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I'm looking for some advice to help a friend of mine. I wasn't sure where to look until I googled a few things and found this place.

I'll apologise in advance for the lengthy first post. I really have no idea how to start this out so if I seem as though I am rambling I really do apologise it will make sense somewhere in the mix of things.

I'm trying to help my friend out but am having a hard time getting him to try new things which is a large part of the problem. We've spoken about it together and have come to some sort of conclusion that it may be something to do with social anxiety and depression or something similar.

As of now he hates being around people in any way. Most of the time he refuses to go where there will be people e.g. stores, family parties, school (he dropped out after 10th grade because of this), outings with just myself, pretty much anywhere except for his bedroom. He also refuses to talk on the telephone with people he doesn't know well which limits it to about 5 people who he will talk to on the phone. Calling up a phone company to ask for bill information is pretty much impossible for him.

He has trouble holding a conversation with people because he just does not know what to say. He says that he is scared of being around people but is not sure why I think it's more of an anxious thing as he describes being nauseous, nervous and sweaty around other people. Because of this he doesn't want to get a job for fear of having to be around people. He knows that he needs a job it's just that he cannot get passed the initial feeling he has when being around people. I've suggested doing an online degree or something so that he could get into a job that he will need little contact with people and can continue to work on the underlying problem but he doesn't really take to that idea.(if anyone has suggestions of jobs that have minimal contact with people please share!! Especially ones he could start right away)

Also he has problems sleeping. He just cannot fall asleep too easily and when he does he wakes up several times during the night. The most sleep he gets a night is around 3-5 hours of broken sleep.

He did smoke marijuana and said that when he smoked it made him feel motivated and he wanted to do things such as getting a job. However, we recently came to an agreement for him to quit to see whether or not it would help any. There have been a few times when I have convinced him to take a two week or longer break from it and on those times it really didn't make things any better.

I've tried convincing him to see a doctor but it's someone he would have to talk to and he's very apprehensive about it. He thinks he would get nothing out of a doctor, that they would either tell him what he already knows or put him on meds. However, I think he could at least get somewhat of a definite diagnosis rather than guessing at it.

I've suggested alternative medications and treatments but again they are things he is apprehensive about.

Does anyone have any ideas on how I can help or how he can help himself because he really does want to get over this it just seems as though it is too much for him.

Thanks in advance I know it's long but I am just really looking for some help here.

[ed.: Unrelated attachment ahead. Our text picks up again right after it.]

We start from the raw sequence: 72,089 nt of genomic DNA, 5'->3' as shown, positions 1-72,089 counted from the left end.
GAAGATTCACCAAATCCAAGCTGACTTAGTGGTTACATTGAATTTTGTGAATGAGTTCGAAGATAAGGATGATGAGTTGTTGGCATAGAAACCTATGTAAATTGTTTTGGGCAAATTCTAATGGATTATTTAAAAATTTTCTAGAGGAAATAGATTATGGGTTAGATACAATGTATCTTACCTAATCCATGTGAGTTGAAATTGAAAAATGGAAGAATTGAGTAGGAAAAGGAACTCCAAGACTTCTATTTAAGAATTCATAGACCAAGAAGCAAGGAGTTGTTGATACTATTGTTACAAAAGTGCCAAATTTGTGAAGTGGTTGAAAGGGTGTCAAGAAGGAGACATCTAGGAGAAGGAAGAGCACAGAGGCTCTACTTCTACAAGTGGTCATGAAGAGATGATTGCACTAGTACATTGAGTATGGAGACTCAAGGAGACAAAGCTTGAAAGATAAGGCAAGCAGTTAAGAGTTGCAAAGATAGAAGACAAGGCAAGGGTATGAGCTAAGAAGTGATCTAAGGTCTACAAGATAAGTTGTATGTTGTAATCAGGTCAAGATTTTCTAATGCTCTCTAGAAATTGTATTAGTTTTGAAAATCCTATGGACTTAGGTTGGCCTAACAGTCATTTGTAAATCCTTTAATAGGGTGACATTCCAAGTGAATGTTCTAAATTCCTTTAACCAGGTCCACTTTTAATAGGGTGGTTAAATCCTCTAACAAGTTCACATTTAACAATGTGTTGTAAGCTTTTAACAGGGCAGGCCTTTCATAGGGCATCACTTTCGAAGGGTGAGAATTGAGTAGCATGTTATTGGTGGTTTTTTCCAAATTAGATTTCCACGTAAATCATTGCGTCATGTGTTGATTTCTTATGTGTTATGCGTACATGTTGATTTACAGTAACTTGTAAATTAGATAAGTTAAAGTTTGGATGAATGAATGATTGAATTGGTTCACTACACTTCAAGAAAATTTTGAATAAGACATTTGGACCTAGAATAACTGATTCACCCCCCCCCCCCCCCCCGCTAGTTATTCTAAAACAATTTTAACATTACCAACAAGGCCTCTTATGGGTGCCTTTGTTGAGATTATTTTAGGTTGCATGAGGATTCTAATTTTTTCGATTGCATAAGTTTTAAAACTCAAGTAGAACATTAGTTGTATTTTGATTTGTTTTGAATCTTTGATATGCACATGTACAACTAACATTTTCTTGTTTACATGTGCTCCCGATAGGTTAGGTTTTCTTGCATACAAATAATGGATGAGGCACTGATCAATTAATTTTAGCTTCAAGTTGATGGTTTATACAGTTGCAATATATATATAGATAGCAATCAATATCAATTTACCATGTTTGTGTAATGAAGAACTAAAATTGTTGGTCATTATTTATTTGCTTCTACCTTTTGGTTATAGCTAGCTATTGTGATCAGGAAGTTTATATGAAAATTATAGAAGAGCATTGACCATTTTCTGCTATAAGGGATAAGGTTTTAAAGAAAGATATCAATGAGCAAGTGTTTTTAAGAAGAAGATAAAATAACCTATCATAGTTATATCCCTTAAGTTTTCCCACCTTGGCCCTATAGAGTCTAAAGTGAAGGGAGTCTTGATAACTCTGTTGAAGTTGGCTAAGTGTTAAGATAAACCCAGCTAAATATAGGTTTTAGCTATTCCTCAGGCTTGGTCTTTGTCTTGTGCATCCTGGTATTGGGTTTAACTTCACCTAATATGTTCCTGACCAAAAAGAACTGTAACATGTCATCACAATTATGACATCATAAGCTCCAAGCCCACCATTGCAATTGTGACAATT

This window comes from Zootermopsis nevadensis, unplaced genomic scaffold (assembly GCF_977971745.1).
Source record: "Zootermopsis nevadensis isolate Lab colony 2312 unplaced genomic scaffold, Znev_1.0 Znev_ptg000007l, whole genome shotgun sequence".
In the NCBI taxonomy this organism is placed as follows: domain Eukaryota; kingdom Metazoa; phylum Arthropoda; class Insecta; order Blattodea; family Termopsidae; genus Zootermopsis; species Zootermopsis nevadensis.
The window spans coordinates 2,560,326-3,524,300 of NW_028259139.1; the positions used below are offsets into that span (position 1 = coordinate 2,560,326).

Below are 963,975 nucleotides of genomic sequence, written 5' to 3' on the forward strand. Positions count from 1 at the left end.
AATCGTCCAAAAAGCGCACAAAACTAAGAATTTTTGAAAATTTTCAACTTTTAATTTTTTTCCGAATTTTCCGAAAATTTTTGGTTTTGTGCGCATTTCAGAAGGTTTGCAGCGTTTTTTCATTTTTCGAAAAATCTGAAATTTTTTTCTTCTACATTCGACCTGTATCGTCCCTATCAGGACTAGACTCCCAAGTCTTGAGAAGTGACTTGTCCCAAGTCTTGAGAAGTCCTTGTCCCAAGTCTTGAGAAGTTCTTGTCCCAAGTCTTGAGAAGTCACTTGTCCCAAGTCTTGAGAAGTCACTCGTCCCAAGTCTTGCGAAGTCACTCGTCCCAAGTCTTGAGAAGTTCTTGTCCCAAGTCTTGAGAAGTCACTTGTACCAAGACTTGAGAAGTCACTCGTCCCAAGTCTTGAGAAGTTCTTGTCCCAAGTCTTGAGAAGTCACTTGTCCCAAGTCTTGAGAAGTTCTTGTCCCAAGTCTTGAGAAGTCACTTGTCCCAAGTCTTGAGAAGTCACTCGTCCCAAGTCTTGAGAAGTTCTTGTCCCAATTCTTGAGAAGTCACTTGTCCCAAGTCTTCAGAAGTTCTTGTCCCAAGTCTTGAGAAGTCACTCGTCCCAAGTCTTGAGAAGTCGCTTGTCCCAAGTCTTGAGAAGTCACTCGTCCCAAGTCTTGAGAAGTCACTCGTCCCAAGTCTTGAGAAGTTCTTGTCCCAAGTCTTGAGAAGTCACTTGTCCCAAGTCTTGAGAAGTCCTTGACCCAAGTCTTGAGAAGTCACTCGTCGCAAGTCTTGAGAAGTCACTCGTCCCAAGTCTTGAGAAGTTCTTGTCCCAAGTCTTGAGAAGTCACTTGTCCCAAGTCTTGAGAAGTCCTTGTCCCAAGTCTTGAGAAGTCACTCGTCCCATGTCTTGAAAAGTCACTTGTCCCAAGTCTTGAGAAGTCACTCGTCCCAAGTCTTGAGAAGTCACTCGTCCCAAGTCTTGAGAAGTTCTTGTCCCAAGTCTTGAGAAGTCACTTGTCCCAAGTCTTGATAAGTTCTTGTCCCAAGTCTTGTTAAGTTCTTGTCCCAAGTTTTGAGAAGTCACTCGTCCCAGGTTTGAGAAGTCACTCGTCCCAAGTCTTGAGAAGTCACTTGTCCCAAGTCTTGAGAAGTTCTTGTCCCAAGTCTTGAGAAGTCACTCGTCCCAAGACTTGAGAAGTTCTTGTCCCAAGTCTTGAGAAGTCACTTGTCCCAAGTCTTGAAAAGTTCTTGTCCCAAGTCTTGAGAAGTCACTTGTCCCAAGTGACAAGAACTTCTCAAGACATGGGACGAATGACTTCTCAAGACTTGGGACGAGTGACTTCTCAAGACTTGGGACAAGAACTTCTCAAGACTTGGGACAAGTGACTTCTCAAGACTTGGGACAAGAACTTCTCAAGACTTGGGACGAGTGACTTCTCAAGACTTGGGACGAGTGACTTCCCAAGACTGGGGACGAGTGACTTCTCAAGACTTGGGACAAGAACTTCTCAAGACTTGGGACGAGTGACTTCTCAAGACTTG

David Baxter PhD

Late Founder
Re: Looking to help a friend. Possible SA??

There are several things he can do that would benefit him a great deal more than smoking weed - that may well make him feel more relaxed temporarily but in fact exacerbates the problem over the long run.

One of the SSRI medications would be much more helpful. Often, with anxioety disorders, the patient does quite well on a lower dose than is usual for depression, which means many of the possibloe side-effects can be avoided. Any family doctor should be able to prescribe and monitor these medications.

Perhaps printing out this thread would be reassuring to him.


I have had social anxiety related problems similar too, but not quite as extreme, and much more so when I was younger.

Just want to say that in my experience, smoking marijauna made things worse for me. It made me more isolated and paranoid of peoples motives. Thats why I quit smoking it a long time ago. In my experience I think it does not help at all.
But, it may have different effects on different people.

Daniel E.

The socialization approach to hikikomori ["acute social withdrawal"] treatment views the problem as one of socialization rather than mental illness. Instead of clinical treatment in a hospital, the hikikomori is removed from the original environment of the home into a shared living environment and encouraged to reintegrate into social groups through daily activities with other hikikomori who are already in various states of recovery; this approach shows the person that they are not alone in their condition and appears to be successful for most cases.

Some ideas regarding treatment that come to mind after reading the above quote:

- Group therapy in addition to individual therapy
- Living with roommates rather than living alone or with parents
- Going to college in person even if on a part-time basis or supplemented with distance learning.
- If he lives in the US: going to a GED-prep class if he hasn't taken the GED exam already as a substitute for high-school graduation

Regarding more general feelings of anxiety and depression he may have, exercise can be very helpful and can help with sleep. The same is true of antidepressants, of course, and, music can help, too, though usually not as much as therapy, medications, and exercise. It seems these more general feelings of despair, hopelessness, etc. may need to be addressed before he feels hopeful enough to work on socializing.
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